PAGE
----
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In December 1993, restrictions to foreign ownership across major Mexican economic sectors were abolished. This paper studies output, industrialization intensity, \"international infrastructure\", and government expenditures on infrastructure as determinants of FDI inflows into Mexican states over 1994-2001. We conduct a \"general to specific\" estimation strategy across Mexican states. Telephone lines appear to be very important to FDI as their coefficients are around 2.0 in Random Effects Models. Industrialization is also important, with coefficients varying from 0.62 to 0.67. Allowing for endogeneity between FDI and real output, dynamic GMM panels confirm the robust effects of telephone lines on FDI. International infrastructure thus appears more conducive to FDI than domestic infrastructure, such as interstate and secondary roads. With international infrastructure being a major catalyst of FDI inflows into Mexico, we provide support to ongoing conventional wisdom promoting such type of investment.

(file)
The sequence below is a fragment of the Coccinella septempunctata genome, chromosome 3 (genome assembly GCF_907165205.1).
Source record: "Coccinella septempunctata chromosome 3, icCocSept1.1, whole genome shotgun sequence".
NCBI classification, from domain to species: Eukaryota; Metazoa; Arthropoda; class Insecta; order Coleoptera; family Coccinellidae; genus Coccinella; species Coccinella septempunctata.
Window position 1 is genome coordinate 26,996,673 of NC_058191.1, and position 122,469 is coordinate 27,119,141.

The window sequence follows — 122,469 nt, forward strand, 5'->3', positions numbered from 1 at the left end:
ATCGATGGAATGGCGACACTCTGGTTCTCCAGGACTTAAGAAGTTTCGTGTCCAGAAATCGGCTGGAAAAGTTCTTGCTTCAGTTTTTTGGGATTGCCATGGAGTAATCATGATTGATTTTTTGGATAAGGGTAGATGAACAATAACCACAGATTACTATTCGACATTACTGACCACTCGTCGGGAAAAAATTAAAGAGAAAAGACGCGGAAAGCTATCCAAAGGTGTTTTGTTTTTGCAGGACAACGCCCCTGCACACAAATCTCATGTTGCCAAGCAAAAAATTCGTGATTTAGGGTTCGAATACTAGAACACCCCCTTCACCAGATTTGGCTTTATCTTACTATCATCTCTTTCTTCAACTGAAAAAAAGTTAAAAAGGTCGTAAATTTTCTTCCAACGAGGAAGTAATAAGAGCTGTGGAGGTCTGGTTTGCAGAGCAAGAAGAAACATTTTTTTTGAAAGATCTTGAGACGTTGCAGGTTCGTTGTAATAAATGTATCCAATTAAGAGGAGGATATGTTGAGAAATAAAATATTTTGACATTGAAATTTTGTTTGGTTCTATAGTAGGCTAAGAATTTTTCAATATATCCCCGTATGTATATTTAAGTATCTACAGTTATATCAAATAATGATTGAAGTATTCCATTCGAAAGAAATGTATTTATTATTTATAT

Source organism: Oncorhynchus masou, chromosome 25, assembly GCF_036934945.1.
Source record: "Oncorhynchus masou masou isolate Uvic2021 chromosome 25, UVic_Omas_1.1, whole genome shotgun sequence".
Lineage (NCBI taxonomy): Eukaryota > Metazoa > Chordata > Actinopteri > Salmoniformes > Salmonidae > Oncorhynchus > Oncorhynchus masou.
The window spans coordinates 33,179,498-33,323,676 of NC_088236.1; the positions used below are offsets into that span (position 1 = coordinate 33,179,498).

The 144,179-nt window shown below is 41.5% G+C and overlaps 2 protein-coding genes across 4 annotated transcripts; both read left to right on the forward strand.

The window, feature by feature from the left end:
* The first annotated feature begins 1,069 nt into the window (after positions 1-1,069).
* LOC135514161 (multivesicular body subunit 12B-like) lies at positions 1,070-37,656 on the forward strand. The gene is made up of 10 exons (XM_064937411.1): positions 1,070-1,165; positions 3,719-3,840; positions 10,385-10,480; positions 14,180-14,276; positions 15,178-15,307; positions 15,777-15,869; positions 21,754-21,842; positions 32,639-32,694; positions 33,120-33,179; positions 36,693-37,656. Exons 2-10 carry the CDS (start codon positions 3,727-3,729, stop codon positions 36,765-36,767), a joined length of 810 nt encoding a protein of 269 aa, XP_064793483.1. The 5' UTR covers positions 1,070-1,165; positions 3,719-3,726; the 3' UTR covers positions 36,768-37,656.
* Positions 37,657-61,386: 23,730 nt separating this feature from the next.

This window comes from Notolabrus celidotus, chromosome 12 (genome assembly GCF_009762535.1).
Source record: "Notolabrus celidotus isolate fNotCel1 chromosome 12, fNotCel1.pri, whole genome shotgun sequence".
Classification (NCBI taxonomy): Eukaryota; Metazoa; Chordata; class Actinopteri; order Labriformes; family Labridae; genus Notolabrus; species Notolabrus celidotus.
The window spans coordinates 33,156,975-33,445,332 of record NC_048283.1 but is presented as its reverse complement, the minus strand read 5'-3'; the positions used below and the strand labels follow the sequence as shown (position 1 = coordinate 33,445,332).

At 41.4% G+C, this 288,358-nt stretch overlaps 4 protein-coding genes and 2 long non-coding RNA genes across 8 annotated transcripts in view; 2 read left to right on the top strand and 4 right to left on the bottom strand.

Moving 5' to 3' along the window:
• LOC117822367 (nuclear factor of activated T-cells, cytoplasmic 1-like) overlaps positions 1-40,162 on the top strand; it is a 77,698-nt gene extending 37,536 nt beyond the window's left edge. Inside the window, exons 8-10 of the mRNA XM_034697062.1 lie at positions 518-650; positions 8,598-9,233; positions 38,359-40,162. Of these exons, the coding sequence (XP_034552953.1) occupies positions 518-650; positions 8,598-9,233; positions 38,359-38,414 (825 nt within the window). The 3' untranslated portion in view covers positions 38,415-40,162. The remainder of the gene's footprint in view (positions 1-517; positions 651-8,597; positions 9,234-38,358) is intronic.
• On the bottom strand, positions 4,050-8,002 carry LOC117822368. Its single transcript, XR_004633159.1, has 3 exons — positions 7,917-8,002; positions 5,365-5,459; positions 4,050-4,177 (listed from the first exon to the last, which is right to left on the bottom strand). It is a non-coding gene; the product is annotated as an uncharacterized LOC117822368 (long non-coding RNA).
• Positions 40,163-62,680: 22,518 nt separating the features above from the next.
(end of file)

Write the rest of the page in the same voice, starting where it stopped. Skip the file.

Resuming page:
© 2006, Walter de Gruyter. Original published version available at

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Global Economy Journal



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Economics Commons



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